The interviews are done, the offer is signed – congrats! Now you’re awaiting the big day. Here are a few thoughts on how to have a successful first day.
The week before
It’s a good idea to start preparing during in the week leading up to your start date. You will most likely receive forms to complete or have documentation to confirm, so you may want to line up the following:
- A void cheque for direct deposit
- Your social insurance card
- Your information regarding your accreditations (accountants, doctors, lawyers, engineers etc.)
- Your most recent diploma
- Information regarding your spouse’s or parter’s group benefits, if applicable
- Line up a call or an appointment with your accountant, if applicable
It’s best to get all your paperwork done sooner rather than later to avoid having any issues with your pay or your benefits. By preparing yourself in advance, it facilitates the process.
You also want to ensure you have all the required information for your first day: what time you should arrive, what you should wear, what to expect, etc.
Finally, especially if you will be working in a new neighbourhood, run through your commute. Whether you walk, drive or take public transportation, it’s a good idea to do a test run to guesstimate how long it will take you to get there and where to park, if applicable. I know you already did the route during the interview process, but go through it again closer to the date, in case any detours or construction have arisen since the interviews. Minimizing surprises will help you to feel more in control, especially if you have the first day jitters.
The night before
Put anything you need to bring with you next to the door or in a conspicuous spot as a reminder to take it with you before you leave in the morning.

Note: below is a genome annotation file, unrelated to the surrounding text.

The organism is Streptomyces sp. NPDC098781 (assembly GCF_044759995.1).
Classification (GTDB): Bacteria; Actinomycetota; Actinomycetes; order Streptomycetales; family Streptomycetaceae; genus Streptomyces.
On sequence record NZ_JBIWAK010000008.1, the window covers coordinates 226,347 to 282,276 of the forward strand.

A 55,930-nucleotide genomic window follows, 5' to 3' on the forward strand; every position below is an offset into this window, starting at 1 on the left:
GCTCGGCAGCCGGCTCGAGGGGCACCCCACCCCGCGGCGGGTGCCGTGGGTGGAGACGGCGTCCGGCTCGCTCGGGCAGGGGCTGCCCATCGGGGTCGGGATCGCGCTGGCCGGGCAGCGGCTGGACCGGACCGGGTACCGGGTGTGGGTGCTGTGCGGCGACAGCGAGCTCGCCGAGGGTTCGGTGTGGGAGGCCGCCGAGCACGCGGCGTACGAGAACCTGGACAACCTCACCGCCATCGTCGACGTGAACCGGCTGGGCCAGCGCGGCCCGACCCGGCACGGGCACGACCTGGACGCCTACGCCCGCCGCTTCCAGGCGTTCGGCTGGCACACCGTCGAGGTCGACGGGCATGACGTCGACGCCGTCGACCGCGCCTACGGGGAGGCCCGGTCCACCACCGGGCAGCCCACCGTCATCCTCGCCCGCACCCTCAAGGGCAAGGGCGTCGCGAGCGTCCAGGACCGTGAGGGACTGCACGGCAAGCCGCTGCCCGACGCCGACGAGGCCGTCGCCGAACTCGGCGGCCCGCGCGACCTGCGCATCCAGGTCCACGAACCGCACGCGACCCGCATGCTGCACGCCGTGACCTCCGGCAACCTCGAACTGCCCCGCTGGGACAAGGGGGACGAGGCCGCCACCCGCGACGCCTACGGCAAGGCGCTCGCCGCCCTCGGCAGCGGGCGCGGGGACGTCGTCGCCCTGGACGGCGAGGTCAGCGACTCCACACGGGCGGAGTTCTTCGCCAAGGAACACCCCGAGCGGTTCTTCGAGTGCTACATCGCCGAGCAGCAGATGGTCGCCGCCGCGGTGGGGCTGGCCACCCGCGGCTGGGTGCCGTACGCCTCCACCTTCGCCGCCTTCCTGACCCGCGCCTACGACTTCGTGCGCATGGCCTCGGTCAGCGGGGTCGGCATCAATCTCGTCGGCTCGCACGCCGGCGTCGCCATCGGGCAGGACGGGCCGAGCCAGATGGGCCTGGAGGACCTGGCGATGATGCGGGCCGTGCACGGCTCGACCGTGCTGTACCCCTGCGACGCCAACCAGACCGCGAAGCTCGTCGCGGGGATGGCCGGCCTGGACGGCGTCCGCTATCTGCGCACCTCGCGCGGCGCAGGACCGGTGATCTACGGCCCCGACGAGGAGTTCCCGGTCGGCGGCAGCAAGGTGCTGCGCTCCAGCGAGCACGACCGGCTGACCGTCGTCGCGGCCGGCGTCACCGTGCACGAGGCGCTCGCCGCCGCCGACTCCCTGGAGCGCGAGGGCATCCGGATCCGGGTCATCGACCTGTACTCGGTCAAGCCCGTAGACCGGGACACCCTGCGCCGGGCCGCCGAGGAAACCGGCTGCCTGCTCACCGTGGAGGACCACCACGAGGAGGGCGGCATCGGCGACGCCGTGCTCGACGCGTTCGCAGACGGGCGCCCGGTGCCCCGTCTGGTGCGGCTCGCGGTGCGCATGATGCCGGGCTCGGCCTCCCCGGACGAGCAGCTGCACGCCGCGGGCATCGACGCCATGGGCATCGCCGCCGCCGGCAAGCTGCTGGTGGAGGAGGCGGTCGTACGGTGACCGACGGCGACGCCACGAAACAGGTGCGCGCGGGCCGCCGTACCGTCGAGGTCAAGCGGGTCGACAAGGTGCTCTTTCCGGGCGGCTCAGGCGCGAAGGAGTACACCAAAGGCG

Make sure that you’ve gassed up your car or you have your public transit pass and that your phone is charged.
Plan your outfit and try it on. There is nothing worse than having an idea of what you want to wear and realizing that it needs ironing or that there’s a button missing. Again, you want to minimize any surprises that morning.
If you are a woman, plan for your normal makeup routine, the normal way you wear your hair and your normal perfume. It’s tempting to try something new, however you don’t know how it will wear throughout the day. You don’t want to be fussing with anything midday.
Finally, set two alarms. I know this sounds a little obsessive, but you never know what could happen. There could be a power outage and one of your alarms gets knocked out. You will be nervous enough on your first day and you don’t want to oversleep and add to the stress.
There are a few additional things to prepare the day before which I will detail in the next section.
The first day
Orientation and onboarding varies widely from one company to another. Ideally, you’ve been informed about what to anticipate for your first day.
I would recommend bringing a notebook and a pen. You don’t know when you’ll be getting valuable information and you want to have something on hand to jot things down. It’s better to use a notebook than the Notes app on your phone simply because these people don’t know you yet, and you don’t want it to seem as though you are texting when someone is talking.
I would also recommend bringing a bottle of water and a discreet snack that can provide sustenance, like trail mix for instance. For the most part, companies are sensitive to the new employee’s needs however you may be pulled in several directions on the first day. You don’t want to miss anything so by being prepared, you’ll know that your needs can be taken care of while remaining available for whatever arises.
Conversely, you may have a lot of downtime on your first day. If this is the case, do your best to stay busy. Set up your email signature and voicemail, read anything that’s been assigned to you and complete any necessary paperwork.
Always take the first step when it comes to introductions. While it’s my belief that the existing employees should welcome the new person, this doesn’t always happen. When you introduce yourself, you break the ice. Keep in mind that you don’t know anyone yet. You could be standing next to someone who you’ll come to work with and you’ll leave a positive impression when you introduce yourself first.
Finally, try to find out what your first week will look like. Some managers will have a detailed plan whereas some may work more on the fly.
Remember to keep an open mind and roll with it for your first week. There may be little snags like your computer is not ready or you have more downtime than you anticipated. It’s not necessarily a reflection on the company. Do your best to stay positive and don’t let yourself be fazed by the hiccups inherent in any new beginning.
Your first day will be full of surprises and by taking a few steps to expect the unexpected, you’ll set yourself up for success.